Sunday's Lexington Herald-Leader was a study in contrasts. While Larry Dale Keeling in the Opinion section and Tom Eblen in the City section were preaching that the end is near for the state's horse industry, John Cheves was on the front page dispelling all their gloomy prophecies and announcing that the horse industry, far from being dead, was still quite healthy, although with a few significant aches and pains.
Cheves also completely undermines the factual basis for the main argument for video slots.
In a story titled, "Nothing sticks like gloom," after recounting Gov. Steve Beshear's alarmist predictions for the horse industry, Cheves notes:
In truth, the state's iconic horse industry is not about to breathe its last breath.In fact, the investigative piece is a demolition job on virtually every myth about the demise of the horse industry now being used to prop up the case for the Governor's video slots bill that he is pushing in the General Assembly session that starts today. Here is a rundown of some of the story's major findings:
- Kentucky remains the dominant producer of Thoroughbred horses, with a 31 percent market share, up from 19 percent in the 1990s. "We're hanging in there OK," says Elliot Walden, Winstar's vice president and racing manager.
- While Kentucky does not lead in horse racing (outside the Kentucky Derby), it leads in horse breeding, with 10,500 foals being produced in the state every year, dwarfing most other states, and Kentucky-bred horses winning both in Kentucky and elsewhere. "Despite the lack of slots," says Cheves, "Kentucky remains the master of Thoroughbreds."
- The claim that 100,000 people work in the horse industry is false. "100,000 people work in Kentucky's horse industry," says Cheves. "Except they don't." Only 51,000 people work in the horse industry.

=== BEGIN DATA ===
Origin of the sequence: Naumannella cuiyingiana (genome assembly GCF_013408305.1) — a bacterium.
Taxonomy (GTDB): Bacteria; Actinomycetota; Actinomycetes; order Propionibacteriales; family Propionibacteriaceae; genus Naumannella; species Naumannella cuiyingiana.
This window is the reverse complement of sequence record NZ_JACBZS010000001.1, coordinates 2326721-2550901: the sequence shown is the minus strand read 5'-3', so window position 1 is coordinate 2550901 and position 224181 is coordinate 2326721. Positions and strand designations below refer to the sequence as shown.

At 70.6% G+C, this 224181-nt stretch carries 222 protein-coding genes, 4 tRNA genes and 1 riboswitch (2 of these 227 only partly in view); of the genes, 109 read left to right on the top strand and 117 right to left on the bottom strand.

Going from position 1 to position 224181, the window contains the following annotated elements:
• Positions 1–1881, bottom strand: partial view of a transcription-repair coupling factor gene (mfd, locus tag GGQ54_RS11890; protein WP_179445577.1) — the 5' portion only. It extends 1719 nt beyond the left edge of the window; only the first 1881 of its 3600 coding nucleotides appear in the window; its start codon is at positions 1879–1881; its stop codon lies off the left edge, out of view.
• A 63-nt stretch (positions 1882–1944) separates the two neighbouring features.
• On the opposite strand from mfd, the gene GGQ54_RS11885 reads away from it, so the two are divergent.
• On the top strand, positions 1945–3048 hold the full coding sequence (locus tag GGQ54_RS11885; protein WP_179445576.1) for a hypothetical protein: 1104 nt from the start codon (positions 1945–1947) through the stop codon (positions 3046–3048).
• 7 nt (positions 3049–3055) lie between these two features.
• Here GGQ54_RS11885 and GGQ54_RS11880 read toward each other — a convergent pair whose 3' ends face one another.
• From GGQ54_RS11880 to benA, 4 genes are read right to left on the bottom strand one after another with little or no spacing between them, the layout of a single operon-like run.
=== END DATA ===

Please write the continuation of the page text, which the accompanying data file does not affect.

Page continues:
Where did the horse industry get the figure? According to KEEP it got it from the American Horse Council, which in turn got it from Deloitte, an accounting and consulting firm. Only that's not where they got it, since Deloitte reported 51,000, not 100,000. But Deloitte apparently told Cheves that if you added in basically everyone who a horse worker bought something from, then you could come up with a figure close to the one slots advocates are using.
That's right. "... if you included other jobs created by the spending on horse jobs," Deloitte told Cheves, "--for example, a horse breeder frequently dines out, which helps pay for a waiter at the local restaurant."
So the waiters at all the restaurants within the vicinity of horse farms and tracks are now to be considered "horse jobs"? And why not include all the workers at all the other retail outlets in those places as well. That is apparently how slots advocates are calculating their figures.
Now we know where all those refugee accountants from Enron landed.
So why all the dire predictions for the Kentucky's "signature" industry? The first reason is that there are some disturbing trends, although many of these trends affect all states, not just Kentucky. Horse racing has declined everywhere, not just Kentucky, since the 1940s and 50s. In addition, the Recession has affected industries everywhere. And, finally, there is the fact that other, richer states are offering bigger purses subsidized by slots.
But if purses are the real issue, which organizations like KEEP say they are, slots are not necessary to address it. Senate President David Williams' proposal takes care of that problem by subsidizing purses to the tune of $80 million. And if purses are the issue, then why is the lion's share of the money going to the hugely profitable Churchill Downs and other race tracks rather than directly to horse farmers?
And will allowing slots at tracks fix things? If so, then why hasn't it fixed the problem in Indiana and West Virginia? According to Cheves, the introduction of racinos in other states has not stopped Indiana tracks from having trouble paying their bills and West Virginia tracks from laying off employees.
One of the reasons Kentucky horses are racing in other states is not the fact that the purses are bigger, but because they can win easier. Why do they win? Because they're Kentucky-bred. Horse breeders can leave the state, but if they do, they won't be producing Kentucky-bred horses--the ones that are winning everywhere else.